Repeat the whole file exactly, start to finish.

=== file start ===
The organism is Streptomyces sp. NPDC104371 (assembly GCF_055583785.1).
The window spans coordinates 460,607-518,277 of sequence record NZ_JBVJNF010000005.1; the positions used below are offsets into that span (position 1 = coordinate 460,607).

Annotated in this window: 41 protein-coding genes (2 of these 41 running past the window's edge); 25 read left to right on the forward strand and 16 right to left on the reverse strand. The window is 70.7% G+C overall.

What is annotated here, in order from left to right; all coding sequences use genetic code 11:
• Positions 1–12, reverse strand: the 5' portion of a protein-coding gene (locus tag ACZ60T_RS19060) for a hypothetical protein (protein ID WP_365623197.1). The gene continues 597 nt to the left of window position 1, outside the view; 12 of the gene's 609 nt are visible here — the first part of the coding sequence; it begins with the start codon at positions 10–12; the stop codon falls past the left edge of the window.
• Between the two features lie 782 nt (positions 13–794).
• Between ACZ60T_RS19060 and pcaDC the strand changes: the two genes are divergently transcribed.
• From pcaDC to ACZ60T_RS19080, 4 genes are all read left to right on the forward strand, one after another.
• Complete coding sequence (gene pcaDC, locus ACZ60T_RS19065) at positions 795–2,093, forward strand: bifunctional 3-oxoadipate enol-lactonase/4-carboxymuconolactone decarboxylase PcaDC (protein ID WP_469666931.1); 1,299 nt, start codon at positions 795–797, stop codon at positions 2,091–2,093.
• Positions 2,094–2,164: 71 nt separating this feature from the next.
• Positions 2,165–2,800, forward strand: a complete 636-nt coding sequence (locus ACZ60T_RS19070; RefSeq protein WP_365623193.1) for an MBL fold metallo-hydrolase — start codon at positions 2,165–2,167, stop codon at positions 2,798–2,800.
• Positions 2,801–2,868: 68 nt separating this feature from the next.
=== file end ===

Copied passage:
The organism is Streptomyces sp. NPDC104371 (assembly GCF_055583785.1).
The window spans coordinates 460,607-518,277 of sequence record NZ_JBVJNF010000005.1; the positions used below are offsets into that span (position 1 = coordinate 460,607).

Annotated in this window: 41 protein-coding genes (2 of these 41 running past the window's edge); 25 read left to right on the forward strand and 16 right to left on the reverse strand. The window is 70.7% G+C overall.

What is annotated here, in order from left to right; all coding sequences use genetic code 11:
• Positions 1–12, reverse strand: the 5' portion of a protein-coding gene (locus tag ACZ60T_RS19060) for a hypothetical protein (protein ID WP_365623197.1). The gene continues 597 nt to the left of window position 1, outside the view; 12 of the gene's 609 nt are visible here — the first part of the coding sequence; it begins with the start codon at positions 10–12; the stop codon falls past the left edge of the window.
• Between the two features lie 782 nt (positions 13–794).
• Between ACZ60T_RS19060 and pcaDC the strand changes: the two genes are divergently transcribed.
• From pcaDC to ACZ60T_RS19080, 4 genes are all read left to right on the forward strand, one after another.
• Complete coding sequence (gene pcaDC, locus ACZ60T_RS19065) at positions 795–2,093, forward strand: bifunctional 3-oxoadipate enol-lactonase/4-carboxymuconolactone decarboxylase PcaDC (protein ID WP_469666931.1); 1,299 nt, start codon at positions 795–797, stop codon at positions 2,091–2,093.
• Positions 2,094–2,164: 71 nt separating this feature from the next.
• Positions 2,165–2,800, forward strand: a complete 636-nt coding sequence (locus ACZ60T_RS19070; RefSeq protein WP_365623193.1) for an MBL fold metallo-hydrolase — start codon at positions 2,165–2,167, stop codon at positions 2,798–2,800.
• Positions 2,801–2,868: 68 nt separating this feature from the next.